The November/December edition of BayBuzz Digest is now available, and all the articles are on the BayBuzz website as well. The Digest will be letterbox-distributed in the coming week to about 10,000 homes in Hastings, Napier and Havelock North, plus you can pick up a copy in a few dozen shops, dairies and cafes around the region.

This edition of BayBuzz Digest covers a wide range of issues. Read about the latest developments on Ocean Beach, what National’s victory means, young professionals’ “take” on Hawke’s Bay, a profile of the Mongrel Mob, the state of housing and homelessness in the Bay, barbs and bouquets for the Councils, insiders’ looks at the art/wine (dis)connection and how Bay restaurants must cope with rising costs, and a bit of humour.

Our Guest Buzzmaker this edition is Hastings Mayor Lawrence Yule, writing on the local implications of the election. Grumpy Councillor Tim Gilbertson pines for amalgamation. Gallery owner Judith Anderson, Chamber chief Murray Douglas, and commentators Mark Sweet, Brendan Webb, Elizabeth Sisson, Brian Duggan and Kent Baddeley aim to provoke.

A number of our guest writers – Andrew Frame, Georgina Miller and Sophie Stewart are young professionals here in the Bay. Our impression is that this generation of “do-ers,” roughly in the 25-40 year age bracket, is something of an endangered species in the Bay. So we asked this trio to give us their views on what’s good or bad, right or wrong about the Bay. To put their musings in broader perspective, we interviewed Ian Beattie of Riot Corp, a Bay-focused recruiting agency, who is often seeking to entice mid-career professionals to the Bay. You’ll feel a lot of positive vibes in this set of articles, but some food for thought as well.

And don’t miss our quick updates on Hastings Council spending, the ten-year plan (LTCCP) consultation process, and lawsuits affecting the District Health Board and Ravensdown.

We want to hear from you. You can write to us at BayBuzz, PO Box 8322, Havelock North 4157. Or better, email us at editors@baybuzz.co.nz. There’s also a reader survey on the website where you can easily give us feedback.

Finally, if you don’t need to talk to us, then by all means talk to Mayor Yule and Andy Lowe! As we report, the Hastings Council still must make some key decisions about Ocean Beach, and Bay residents seeking to protect the beach still need to speak out. Plus, Andy Lowe’s Hill Country is refusing to pay $276,000 in fees related to the Council’s review of their 1,000 home fantasy. If Hill Country doesn’t pay, guess who does … YOU, the ratepayer!

You can send a “Citizen’s Invoice” and message online to Andy Lowe and Mayor Yule at www.baybuzz.co.nz.

Enjoy the articles!

Tom

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1 Comment

  1. Hi Bay Buzz

    An article in the Dominion Post on 21st November does not give the correct reasons why the Taradale Park Users Group requests a halt to the covered ‘viewing platform’ proposed for the hillside of the Napier City Council’s Dolbel Reserve. Initially the group requested a meeting to discuss the issue with council, as no public consultation had occurred.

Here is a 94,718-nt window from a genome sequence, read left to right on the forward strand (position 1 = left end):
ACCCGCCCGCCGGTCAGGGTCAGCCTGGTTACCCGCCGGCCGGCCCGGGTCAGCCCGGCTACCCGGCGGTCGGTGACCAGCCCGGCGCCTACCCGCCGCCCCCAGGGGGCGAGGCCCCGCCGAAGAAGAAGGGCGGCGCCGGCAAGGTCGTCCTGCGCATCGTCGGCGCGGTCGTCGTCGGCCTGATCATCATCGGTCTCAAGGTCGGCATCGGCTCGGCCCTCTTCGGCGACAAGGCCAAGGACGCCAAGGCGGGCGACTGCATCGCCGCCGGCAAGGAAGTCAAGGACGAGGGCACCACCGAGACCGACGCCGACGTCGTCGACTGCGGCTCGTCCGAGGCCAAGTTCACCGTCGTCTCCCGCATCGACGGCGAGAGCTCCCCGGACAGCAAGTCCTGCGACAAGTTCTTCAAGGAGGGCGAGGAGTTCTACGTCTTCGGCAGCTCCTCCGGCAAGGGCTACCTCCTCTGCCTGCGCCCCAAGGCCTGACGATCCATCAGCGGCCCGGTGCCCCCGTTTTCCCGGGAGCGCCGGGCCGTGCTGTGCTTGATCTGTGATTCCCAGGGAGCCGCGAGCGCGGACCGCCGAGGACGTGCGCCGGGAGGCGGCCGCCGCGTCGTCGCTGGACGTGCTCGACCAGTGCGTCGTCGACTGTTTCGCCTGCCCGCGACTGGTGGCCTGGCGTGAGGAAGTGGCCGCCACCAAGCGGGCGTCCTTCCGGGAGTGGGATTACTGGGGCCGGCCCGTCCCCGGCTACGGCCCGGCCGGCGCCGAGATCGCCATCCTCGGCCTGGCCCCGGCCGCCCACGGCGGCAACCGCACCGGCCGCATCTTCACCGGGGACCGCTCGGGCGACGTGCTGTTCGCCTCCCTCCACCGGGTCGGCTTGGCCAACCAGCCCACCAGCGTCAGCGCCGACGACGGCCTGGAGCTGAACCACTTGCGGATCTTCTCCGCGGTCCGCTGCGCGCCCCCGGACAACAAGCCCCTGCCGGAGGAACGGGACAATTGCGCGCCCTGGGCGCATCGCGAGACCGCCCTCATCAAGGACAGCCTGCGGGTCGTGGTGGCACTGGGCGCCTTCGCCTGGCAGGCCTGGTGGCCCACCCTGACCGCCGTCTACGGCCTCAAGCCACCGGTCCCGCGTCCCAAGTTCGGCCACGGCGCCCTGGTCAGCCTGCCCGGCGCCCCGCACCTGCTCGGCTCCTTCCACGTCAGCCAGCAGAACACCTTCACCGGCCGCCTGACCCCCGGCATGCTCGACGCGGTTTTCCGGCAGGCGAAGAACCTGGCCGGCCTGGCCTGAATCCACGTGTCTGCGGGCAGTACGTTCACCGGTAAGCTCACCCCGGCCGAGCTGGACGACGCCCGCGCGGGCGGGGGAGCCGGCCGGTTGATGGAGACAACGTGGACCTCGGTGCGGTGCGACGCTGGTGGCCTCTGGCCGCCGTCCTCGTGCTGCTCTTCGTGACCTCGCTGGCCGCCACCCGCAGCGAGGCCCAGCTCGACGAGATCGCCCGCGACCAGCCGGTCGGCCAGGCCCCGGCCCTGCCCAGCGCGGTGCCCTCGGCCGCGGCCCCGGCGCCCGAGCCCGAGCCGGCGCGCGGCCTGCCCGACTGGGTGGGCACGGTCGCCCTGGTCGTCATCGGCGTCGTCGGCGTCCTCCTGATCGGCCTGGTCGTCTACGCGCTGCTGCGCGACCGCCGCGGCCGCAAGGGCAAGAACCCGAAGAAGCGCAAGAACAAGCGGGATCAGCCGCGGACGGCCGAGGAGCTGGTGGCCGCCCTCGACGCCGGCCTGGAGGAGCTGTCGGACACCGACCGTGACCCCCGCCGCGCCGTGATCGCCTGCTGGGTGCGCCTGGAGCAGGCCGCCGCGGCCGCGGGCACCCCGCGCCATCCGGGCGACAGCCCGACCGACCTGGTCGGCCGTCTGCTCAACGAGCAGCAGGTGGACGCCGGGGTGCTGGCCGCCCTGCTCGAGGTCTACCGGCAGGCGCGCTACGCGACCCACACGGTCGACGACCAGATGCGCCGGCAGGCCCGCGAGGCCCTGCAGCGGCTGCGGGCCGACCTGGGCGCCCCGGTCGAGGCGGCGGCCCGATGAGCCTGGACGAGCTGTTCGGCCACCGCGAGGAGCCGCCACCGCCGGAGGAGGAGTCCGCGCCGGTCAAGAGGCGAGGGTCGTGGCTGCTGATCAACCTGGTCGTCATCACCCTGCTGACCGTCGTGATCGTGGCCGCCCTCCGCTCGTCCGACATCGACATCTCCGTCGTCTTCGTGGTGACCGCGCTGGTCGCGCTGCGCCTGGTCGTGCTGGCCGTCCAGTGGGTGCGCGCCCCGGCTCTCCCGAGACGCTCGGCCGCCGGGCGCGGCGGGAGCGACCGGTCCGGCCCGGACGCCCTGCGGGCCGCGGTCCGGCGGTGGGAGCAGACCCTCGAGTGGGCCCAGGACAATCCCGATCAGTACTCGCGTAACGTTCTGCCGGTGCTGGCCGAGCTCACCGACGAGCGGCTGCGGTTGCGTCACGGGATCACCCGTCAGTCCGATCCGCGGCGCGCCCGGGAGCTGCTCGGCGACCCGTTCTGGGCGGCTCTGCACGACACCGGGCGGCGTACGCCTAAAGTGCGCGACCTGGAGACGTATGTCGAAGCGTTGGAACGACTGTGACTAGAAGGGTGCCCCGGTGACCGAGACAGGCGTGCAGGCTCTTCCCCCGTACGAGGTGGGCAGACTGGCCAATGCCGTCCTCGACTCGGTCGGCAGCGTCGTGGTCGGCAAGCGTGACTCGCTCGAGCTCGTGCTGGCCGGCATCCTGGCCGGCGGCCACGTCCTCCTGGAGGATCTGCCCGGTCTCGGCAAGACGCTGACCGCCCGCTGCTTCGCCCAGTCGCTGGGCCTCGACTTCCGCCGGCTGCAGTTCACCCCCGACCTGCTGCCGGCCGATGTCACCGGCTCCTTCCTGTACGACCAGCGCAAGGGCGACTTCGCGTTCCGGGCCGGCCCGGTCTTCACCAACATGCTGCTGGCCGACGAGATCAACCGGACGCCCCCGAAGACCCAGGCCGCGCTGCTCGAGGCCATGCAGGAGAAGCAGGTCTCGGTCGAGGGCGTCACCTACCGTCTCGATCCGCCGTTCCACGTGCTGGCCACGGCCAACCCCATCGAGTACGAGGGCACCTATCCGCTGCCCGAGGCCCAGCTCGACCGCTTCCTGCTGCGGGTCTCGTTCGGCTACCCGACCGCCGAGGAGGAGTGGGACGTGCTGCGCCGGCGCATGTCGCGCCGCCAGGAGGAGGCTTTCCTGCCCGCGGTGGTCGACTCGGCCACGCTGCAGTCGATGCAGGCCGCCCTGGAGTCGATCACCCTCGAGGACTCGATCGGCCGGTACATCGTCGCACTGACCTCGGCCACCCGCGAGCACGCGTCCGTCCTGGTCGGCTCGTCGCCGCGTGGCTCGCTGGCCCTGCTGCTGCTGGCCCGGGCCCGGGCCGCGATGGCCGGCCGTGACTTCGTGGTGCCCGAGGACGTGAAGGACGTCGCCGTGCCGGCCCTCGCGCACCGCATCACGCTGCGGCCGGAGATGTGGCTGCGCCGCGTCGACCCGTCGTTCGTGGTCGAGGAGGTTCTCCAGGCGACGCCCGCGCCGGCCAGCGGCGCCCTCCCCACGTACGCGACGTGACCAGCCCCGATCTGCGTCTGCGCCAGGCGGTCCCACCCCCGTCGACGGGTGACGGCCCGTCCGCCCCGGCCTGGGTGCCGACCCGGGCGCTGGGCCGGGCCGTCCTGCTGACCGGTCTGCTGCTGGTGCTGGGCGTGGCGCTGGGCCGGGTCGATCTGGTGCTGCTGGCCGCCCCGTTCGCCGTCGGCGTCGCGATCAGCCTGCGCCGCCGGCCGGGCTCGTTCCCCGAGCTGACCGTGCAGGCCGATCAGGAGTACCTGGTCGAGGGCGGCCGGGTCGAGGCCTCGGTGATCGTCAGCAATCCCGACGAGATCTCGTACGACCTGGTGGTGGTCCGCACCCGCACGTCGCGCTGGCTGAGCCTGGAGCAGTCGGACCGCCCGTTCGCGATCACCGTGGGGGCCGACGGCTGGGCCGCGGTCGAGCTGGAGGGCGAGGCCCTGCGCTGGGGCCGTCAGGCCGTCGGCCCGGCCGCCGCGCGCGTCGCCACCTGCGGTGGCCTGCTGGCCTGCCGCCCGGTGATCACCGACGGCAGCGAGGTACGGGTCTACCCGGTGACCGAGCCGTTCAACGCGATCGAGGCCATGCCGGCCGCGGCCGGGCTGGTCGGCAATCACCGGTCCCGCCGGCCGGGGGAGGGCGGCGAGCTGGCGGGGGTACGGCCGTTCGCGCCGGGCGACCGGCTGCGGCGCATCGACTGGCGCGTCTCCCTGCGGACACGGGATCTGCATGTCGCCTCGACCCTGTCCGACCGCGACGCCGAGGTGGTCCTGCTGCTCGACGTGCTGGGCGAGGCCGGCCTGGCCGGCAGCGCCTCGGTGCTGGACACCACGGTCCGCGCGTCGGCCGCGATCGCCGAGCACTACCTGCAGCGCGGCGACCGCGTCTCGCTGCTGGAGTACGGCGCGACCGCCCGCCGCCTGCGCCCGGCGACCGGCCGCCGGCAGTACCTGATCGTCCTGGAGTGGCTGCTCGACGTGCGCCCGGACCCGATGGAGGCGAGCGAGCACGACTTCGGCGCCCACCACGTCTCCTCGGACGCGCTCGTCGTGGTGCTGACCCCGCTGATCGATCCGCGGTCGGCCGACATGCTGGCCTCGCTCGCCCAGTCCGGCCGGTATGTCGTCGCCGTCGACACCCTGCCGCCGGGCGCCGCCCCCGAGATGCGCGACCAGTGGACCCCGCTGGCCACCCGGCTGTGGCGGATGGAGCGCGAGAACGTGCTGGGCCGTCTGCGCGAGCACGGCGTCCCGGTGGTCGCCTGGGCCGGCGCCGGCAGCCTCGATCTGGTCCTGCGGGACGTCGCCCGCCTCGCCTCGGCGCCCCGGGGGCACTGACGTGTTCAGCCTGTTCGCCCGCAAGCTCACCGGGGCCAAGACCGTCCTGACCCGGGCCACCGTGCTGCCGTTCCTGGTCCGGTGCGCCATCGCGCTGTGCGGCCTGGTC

To mayor Barbara Arnott’s credit a public meeting has been called for 9 am, Saturday 22 November at Dolbel Reserve, Taradale.

    The main objection of the Taradale Park Users Group is that a covered ‘viewing platform’ built on the beautiful contours of this public park is not an ecologically sound proposal .The Taradale hills are an iconic natural heritage landscape which belongs to all Hawkes Bay residents.

    ‘Viewing platforms’ are normally only built where the structure has least impact on the surrounding environment and because there is difficult or dangerous access to a view. This is absolutely not the case in this instance. It will in fact be the view of the Dolbel Reserve hills themselves that will be very negatively impacted on.

    The natural meadow and bush of the public reserve already provides the optimal experience for park users and residents alike. A viewing platform won't improve the view from the hill, but it will attract graffiti and vandals and require ongoing maintenance and repair. Erecting a covered viewing platform on such an unspoilt tract of natural public park land does not reflect an eco friendly perspective.

    The Dominion Post article states that the covered ‘viewing platform’ is a ‘gift’ that is being rejected. However due to a lack of public consultation most of the community were not informed of this so-called gift from a private organisation who claims unjustified ‘rights’ over this public park. Private organisations erecting structures to commemorate themselves in public spaces are sending a clear visual message that they dominate that space.

    The Forest & Bird Society and other community groups who contributed to, and in fact initiated plantings, seem content to have improved the characteristic rural environment of Dolbel reserve without imposing their marked structures all over it.

    This is a Trojan horse type ‘gift’ that perpetuates attitudes vastly out of touch with contemporary views on the natural environment, community and recreational public space.

    The visual beauty of the Taradale hills, define them as an iconic natural heritage landscape. Iconic landscapes shape the identity of communities and belong to everyone in that community.

    One small private interest group should not be enabled by the Napier City Council to dominate the only unspoilt tract of public space that remains of the rural hillside landscape that defines the entire community.

    Yours sincerely

    Taradale Park Users Group supporter

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